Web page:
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Cadillac Introduces the Son of Volt

February 28, 2013

Introduced : 2014 Cadillac ELR

What is it? The next chapter in the industry’s quest to prove the value and viability of electrified cars. The ELR is a plug-in hybrid luxury coupe based on the Chevrolet Volt.

Is it real? Yes, but patience is required. The concept that spawned the ELR, the Cadillac Converj, was shown in Detroit four long years ago. And the production version will not arrive until January 2014.

What they said: The scrutinized, oft-criticized Volt has fallen shy of initial sales projections. But Robert E. Ferguson, Cadillac global vice president, said that luxury buyers were more likely to pay a premium for a stylish, deluxe plug-in hybrid. “There is high enthusiasm for this car, and all the data tells us that,” Mr. Ferguson said. “It shows acceptance is growing.”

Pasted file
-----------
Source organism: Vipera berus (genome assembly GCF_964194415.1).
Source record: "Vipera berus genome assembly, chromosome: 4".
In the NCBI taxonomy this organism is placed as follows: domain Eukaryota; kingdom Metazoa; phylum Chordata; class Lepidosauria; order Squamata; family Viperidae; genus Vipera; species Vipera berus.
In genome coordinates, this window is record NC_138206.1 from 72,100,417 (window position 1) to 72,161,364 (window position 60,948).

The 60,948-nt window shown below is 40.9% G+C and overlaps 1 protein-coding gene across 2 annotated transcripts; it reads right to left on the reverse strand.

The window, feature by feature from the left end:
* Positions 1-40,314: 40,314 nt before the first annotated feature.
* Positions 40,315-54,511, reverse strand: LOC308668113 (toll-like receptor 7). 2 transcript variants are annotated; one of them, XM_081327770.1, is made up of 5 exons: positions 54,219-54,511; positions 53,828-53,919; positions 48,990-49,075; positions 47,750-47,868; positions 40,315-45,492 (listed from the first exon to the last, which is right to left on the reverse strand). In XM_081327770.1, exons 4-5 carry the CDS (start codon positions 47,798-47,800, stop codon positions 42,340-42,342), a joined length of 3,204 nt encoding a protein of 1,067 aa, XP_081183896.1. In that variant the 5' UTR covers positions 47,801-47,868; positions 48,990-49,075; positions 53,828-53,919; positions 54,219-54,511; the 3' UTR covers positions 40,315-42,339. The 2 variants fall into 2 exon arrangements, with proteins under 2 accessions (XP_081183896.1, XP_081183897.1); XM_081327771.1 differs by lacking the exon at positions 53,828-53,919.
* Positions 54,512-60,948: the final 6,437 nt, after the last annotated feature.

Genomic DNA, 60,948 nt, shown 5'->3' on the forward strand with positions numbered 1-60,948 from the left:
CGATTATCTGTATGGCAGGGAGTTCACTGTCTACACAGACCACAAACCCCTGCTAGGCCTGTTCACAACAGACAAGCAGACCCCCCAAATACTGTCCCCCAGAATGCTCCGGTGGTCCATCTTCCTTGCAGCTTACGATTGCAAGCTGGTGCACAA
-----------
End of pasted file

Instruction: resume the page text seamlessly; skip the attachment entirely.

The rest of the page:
What they didn’t say: Cadillac wants to build an air of exclusivity around the ELR by building a limited number of units. But it’s hard to avoid suspicion that this strategy is about having a built-in excuse if customers do not materialize — blame the supply, not slack demand.

What makes it tick? The ELR wraps a sleek two-plus-two coupe body around the Volt’s 16.5-kilowatt-hour battery, a 1.4-liter, 84-horsepower, 4-cylinder engine and an electric drive unit that produces roughly 160 to 180 horsepower and 295-pound feet of torque — a bit more than the Volt’s 149 horses and 273 pound-feet. The ELR trades a bit of range for speed and sportiness, traveling an estimated 35 miles on electricity before its range-extending engine kicks in. There is also sportier suspension tuning, 20-inch wheels and steering-wheel shift paddles to activate regenerative braking; that boosts the battery and mimics the feeling of shifting into a lower gear.

How much, how soon? The ELR goes on sale this time next year. Its junior partner, the Volt, starts around $40,000, with a federal tax credit knocking off $7,500. General Motors has not released ELR pricing, but Mr. Ferguson pointed to the neighborhood of a Cadillac CTS-V, so figure roughly $60,000.

How’s it look? The ELR’s interior is the new template for coming Cadillacs, including a redesigned CTS, and it’s the most luxurious cabin in Caddy history. The ELR is muscular and handsome, like a front-wheel-drive, cab-forward take on its CTS coupe.

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